The first part of the report details Facebook’s failings and proposes measures that would result in drastic changes at the social network. For one, it recommends criminal prosecution against Facebook if it fails to act against harmful and illegal content.
It also recommends bans on micro-targeted political ads, the creation of a new designation for Facebook that’s somewhere in between platform and publisher, new powers for the UK Electoral Commission to combat fake news on social media, and a comprehensive overhaul of election advertising legislation. Finally, it issued another demand that Mark Zuckerberg “come to the committee to answer questions to which Facebook has not responded adequately to date.”
A professional global Code of Ethics should be developed by tech companies, in collaboration with this and other governments, academics, and interested parties, including the World Summit on Information Society, to set down in writing what is and what is not acceptable by users on social media, with possible liabilities for companies and for individuals working for those companies, including those technical engineers involved in creating the software for the companies.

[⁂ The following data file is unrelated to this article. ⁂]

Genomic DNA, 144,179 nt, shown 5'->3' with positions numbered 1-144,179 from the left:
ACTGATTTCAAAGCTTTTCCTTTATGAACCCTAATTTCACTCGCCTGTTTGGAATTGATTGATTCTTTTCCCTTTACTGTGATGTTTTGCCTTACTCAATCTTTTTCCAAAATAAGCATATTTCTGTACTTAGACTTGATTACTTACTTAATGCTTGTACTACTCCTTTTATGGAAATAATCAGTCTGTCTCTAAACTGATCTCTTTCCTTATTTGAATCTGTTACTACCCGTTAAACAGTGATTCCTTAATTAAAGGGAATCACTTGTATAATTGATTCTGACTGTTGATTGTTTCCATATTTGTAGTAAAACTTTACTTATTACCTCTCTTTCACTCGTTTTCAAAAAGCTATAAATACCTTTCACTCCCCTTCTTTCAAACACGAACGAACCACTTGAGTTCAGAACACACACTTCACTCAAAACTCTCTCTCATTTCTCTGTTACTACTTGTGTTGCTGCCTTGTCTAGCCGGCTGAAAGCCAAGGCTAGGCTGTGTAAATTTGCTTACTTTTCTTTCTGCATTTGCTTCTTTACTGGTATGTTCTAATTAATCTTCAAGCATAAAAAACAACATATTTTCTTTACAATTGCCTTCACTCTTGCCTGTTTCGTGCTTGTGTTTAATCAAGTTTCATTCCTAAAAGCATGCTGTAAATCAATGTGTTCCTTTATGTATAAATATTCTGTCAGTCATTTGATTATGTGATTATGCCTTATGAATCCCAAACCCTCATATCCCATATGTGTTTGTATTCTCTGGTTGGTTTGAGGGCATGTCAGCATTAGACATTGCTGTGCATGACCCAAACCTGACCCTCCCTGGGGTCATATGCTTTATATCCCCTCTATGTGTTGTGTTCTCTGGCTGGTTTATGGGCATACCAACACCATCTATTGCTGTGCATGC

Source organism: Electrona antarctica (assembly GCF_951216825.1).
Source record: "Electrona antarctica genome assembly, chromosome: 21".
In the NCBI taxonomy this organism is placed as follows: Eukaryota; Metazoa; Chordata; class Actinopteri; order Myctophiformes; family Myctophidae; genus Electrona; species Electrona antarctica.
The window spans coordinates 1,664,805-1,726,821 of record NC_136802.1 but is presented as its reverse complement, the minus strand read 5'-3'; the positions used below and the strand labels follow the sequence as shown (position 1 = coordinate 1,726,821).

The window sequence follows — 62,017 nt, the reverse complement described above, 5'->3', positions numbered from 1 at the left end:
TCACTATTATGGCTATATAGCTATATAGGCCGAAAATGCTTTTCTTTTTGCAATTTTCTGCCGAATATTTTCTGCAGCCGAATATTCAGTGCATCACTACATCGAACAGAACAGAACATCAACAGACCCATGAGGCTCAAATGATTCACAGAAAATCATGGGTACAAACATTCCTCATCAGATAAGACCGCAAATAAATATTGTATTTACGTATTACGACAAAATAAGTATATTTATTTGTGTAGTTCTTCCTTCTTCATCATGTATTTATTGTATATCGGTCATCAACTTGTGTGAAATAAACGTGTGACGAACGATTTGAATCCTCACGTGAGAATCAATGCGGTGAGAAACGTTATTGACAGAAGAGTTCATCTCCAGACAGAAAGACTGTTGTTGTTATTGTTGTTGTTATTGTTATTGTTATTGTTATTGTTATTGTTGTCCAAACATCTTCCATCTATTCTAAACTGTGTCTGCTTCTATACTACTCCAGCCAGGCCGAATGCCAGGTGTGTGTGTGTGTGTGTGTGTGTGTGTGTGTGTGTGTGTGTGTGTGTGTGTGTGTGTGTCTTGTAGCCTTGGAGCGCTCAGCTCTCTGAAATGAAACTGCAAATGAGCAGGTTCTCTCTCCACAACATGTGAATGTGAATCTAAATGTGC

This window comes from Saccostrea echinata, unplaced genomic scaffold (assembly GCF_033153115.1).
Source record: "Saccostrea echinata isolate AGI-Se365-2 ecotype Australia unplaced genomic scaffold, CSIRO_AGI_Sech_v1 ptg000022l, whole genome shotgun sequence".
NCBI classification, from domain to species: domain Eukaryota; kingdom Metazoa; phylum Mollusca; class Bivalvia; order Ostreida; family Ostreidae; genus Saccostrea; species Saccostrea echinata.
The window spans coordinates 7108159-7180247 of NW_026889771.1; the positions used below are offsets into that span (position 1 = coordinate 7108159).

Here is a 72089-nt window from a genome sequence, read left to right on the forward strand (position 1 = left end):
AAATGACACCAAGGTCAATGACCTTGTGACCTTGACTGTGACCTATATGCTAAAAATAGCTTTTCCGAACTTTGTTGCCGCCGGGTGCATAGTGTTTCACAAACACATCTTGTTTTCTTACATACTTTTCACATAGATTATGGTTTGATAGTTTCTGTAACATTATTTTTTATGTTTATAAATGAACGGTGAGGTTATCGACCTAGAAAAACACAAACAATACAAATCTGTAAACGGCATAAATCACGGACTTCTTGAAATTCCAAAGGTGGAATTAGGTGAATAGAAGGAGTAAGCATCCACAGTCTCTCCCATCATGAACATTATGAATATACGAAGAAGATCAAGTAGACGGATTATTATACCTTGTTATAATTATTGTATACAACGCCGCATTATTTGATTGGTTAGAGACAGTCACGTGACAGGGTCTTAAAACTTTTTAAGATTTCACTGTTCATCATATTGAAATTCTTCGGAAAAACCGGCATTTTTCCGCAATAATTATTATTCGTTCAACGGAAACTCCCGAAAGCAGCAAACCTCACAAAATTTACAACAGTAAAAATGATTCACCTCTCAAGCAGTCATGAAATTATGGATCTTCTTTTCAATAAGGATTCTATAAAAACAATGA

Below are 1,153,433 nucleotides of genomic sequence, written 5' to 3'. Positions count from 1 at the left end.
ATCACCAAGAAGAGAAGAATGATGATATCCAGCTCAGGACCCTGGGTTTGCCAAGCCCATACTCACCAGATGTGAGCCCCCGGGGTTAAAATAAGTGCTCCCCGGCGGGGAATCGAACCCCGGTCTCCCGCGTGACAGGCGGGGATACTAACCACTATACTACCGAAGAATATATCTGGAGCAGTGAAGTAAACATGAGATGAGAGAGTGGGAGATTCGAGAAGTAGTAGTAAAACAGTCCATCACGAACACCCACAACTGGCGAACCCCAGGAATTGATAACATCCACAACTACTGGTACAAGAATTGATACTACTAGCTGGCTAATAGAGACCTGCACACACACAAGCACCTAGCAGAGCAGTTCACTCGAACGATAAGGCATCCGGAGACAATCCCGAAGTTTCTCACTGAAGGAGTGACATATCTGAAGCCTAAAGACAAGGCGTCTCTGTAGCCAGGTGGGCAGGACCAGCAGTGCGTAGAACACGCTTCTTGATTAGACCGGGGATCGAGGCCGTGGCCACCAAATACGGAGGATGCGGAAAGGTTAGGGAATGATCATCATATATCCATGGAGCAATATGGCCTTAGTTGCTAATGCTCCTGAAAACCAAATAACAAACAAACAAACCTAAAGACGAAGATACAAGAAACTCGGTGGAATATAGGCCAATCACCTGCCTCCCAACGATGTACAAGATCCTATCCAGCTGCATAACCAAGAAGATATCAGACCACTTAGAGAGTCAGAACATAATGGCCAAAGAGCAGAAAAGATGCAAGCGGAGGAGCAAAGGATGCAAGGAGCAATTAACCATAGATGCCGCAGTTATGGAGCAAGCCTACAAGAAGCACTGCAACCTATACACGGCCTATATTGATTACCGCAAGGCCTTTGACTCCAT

The committee also expressed concern about Cambridge Analytica, specifically that it had worked for the UK government with a “secret clearance.” It also points out that the firm had ties with a Malta-based company that was essentially selling passports to Malta (and by extension to Europe). It notes that investigative journalist Daphne Caruana Galizia, assassinated by a car bomb last year, was investigating that very passport scheme.
Finally, the DCMS urged an investigation into Russian ties to the Brexit campaign. It notes that the millionaire backer of Leave.EU had ties to Russian companies and officials, and urged the National Crime Agency (NCA) to follow the money used that paid for ads on Facebook and other sites. It also criticized statements by Facebook’s UK Policy Director Simon Milner that the company wasn’t aware of Russian interference in the Brexit referendum. “We deem Mr. Milner’s comments to the Committee to have been disingenuous and typical of Facebook’s handling of our questions,” the report states.
The DCMS group worked together with the Senate Intelligence Committee in Washington DC, which will launch its own hearing on foreign interference on social media. Meanwhile, the UK government is expected to propose new regulations for tech companies later this year, especially around election advertising. If they hew to the new rules proposed by the committee, “social medial companies can [no longer] hide behind the claim of being merely a ‘platform,'” the report states.